My in-laws were in town this past weekend when we had the most gorgeous last-days-of-summer weather, so Chris and I decided we would all head out to the National Air and Space Museum (NASM) together. None of us had been to the museum in several years and it’s a favorite, so it seemed like a good time to visit. (I mentioned to Chris that the last time I went I was a senior in high school to which he pointed out, “That was more than half your life ago!” Ack.) I was also curious to compare the museum to the Stephen F. Udvar-Hazy Center closer to home, hence what I’m calling the Air and Space Smackdown.
In this corner, the classic National Air and Space Museum…
…vs. the newcomer, the Stephen F. Udvar-Hazy Center.
Two contenders go into the ring, and there can be only one winner. No, just kidding. Both museums belong to the extensive Smithsonian Institution, but they are separate entities in location so I’m pitting them against each other for fun. Here’s a quick run-down:
Price & Location
The National Air and Space Museum is in D.C. on the National Mall along with many other museums belonging to the Smithsonian complex. Entrance to the NASM is free, so we only paid for a Metro ride out to the heart of the city. Udvar-Hazy is situated along Rt. 28 in Chantilly, Virginia, fairly close to the Dulles International Airport. It’s about a 40-minute drive from D.C. to Chantilly or a 1.5 hour trip via combination of Metro and public bus. So if you’re only visiting D.C. for a short time and you’re staying in the city, Udvar-Hazy can be a bit tricky to access. Admission is also free, but there is a pricey $15 parking fee if you arrive by car before 4pm (parking is free after 4pm; the museum is open until 5:30pm). One extra bonus to the Udvar-Hazy Center though – the Donald D. Engen Observation Tower where you can take in a 360-degree view of the airport and the surrounding area. Other than that though, there is nothing next to Udvar-Hazy, so the location isn’t really conducive to other activities. Both locations have the same fees for optional activities such as the IMAX movies and flight simulators. So +1 for cost and location goes to the National Museum where you can easily visit for free and on foot if you’re already in the D.C. area perusing other museums.
The collection of artifacts across both locations includes over 60,000 pieces to document the history of aircrafts and spacecrafts, including airplanes, rockets, satellites, spacesuits, gliders, and balloons. Other artifacts such as documents and various media complete the collection. One of my favorite displays at the NASM location was a glass case in the World War II room that housed small objects like black-and-white photos, medals, hand-written letters, tiny song books, and other mementos in a scrapbook-like format. I’m trying to compare the exhibits in a fair and unbiased manner, but it’s hard when Udvar-Hazy has a space shuttle on display! When we visited a few years ago, Chris and I saw the Explorer, but it’s the Discovery that is currently on display in the James S. McDonnell Space Hangar. NASM does have the Hubble test telescope and the Skylab space station that you can go inside, but for me it just doesn’t get any better than getting up close and personal with a space shuttle. Plus there are just so many pieces at the Chantilly location (see the next section for details on square footage). I fact-checked this – there are more than 3x the number of aircraft on display at Udvar. +1 goes to Udvar-Hazy for exhibits.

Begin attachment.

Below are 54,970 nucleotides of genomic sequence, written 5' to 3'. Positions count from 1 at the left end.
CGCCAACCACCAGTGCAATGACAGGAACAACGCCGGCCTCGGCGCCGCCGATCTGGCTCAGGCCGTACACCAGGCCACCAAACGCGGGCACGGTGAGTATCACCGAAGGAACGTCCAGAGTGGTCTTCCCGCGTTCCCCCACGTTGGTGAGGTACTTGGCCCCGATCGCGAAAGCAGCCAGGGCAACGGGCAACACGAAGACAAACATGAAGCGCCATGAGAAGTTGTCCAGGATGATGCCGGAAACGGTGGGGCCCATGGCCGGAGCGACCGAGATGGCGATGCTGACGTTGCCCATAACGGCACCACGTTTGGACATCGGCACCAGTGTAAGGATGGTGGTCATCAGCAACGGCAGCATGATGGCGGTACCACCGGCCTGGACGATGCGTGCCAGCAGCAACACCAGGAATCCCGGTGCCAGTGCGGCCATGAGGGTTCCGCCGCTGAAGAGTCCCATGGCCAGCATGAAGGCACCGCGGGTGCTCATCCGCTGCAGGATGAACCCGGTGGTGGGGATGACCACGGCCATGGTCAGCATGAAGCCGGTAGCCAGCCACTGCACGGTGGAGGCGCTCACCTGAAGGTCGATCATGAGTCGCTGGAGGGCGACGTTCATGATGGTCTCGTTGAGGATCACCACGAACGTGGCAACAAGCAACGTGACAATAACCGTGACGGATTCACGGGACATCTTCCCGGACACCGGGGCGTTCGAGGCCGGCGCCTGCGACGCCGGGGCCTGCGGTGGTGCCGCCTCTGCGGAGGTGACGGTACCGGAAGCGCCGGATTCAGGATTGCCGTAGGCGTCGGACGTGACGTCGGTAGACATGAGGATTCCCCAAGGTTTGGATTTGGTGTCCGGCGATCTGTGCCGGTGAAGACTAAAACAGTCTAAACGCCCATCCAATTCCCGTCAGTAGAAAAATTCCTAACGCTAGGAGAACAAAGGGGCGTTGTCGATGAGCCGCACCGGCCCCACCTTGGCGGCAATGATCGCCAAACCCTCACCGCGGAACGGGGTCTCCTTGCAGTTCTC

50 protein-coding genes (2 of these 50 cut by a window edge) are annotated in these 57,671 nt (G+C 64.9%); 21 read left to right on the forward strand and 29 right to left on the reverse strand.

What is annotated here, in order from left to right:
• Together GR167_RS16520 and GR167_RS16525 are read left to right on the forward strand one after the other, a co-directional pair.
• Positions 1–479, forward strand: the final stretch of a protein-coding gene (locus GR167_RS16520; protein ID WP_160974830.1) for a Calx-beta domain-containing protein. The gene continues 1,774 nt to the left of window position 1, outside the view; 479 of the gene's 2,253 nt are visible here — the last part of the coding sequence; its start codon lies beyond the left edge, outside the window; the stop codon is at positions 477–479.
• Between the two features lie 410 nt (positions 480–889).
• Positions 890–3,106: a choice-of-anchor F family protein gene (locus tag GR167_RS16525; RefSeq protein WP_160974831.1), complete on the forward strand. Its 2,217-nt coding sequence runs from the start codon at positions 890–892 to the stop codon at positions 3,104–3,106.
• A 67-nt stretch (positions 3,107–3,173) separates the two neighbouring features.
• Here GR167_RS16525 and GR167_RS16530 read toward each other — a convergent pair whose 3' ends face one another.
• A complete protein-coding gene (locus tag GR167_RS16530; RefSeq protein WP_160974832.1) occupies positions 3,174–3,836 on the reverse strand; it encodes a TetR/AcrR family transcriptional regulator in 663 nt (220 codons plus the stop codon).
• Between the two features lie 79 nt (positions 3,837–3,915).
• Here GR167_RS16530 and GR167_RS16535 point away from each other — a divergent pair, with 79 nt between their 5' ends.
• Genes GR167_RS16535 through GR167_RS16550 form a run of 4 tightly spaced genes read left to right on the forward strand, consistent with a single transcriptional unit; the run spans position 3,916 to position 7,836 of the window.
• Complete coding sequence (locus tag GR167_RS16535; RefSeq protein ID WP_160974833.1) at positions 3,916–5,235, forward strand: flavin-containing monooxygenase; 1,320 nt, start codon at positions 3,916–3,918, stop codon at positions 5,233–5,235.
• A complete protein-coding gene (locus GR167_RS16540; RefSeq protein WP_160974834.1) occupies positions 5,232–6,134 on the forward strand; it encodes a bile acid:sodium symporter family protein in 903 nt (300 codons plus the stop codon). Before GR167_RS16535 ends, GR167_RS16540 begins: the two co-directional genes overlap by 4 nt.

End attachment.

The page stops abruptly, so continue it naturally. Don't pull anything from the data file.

Both locations utilize the same photography policy – commercial photography is not permitted without contacting the museum for permission, but photography for personal use is allowed and encouraged! Just leave the monopods and tripods at home. NASM does have more window light, but I personally enjoyed photographing inside the Udvar-Hazy Center because I felt like I had more elbow room to step back for wide shots and to get close for detail images. And I wasn’t just imagining the extra space – at 760,000 square feet, the Udvar-Hazy Center is almost five times the size of the NASM in D.C. which has 161,145 square feet of exhibition floor space. Wow! So +1 goes to Udvar-Hazy here.
And speaking of photography, here are a few photos from both locations starting with the National Air and Space Museum:
How about a spacesuit reflection selfie?! And that’s Mel and Marianne to the left. Mel was a pilot in the Air Force, so I think we definitely need to visit Udvar-Hazy next time for the sheer number of planes on display.
This is the “scrapbook” display in the World War II room that I enjoyed perusing.
And then here’s the Udvar-Hazy Center. Chris and I took these photos a few years ago, and we’ve visited the museum a couple of times since then for functions at work – the entire museum can be rented out for a special event. The entrance is quite impressive, as is the extensive layout and roomy floor space within the hangars. And of course, there’s also a space shuttle inside!
And the Winner is…
My own personal favorite is the Udvar-Hazy Center! I like the layout and the sheer size of the space. But if you are an avid air and space enthusiast, you owe it to yourself to visit both museum locations (especially if you’re a local). If you’re a casual fan and/or only in the D.C. area for a short period of time, I would stick to the National Air and Space Museum – they have plenty of displays and artifacts there to keep you busy and educated for hours. It truly is remarkable and awesome how much the human race has accomplished in the air and space arena over a short period of time.
It is difficult to say what is impossible, for the dream of yesterday is the hope of today and reality of tomorrow. — Robert Goddard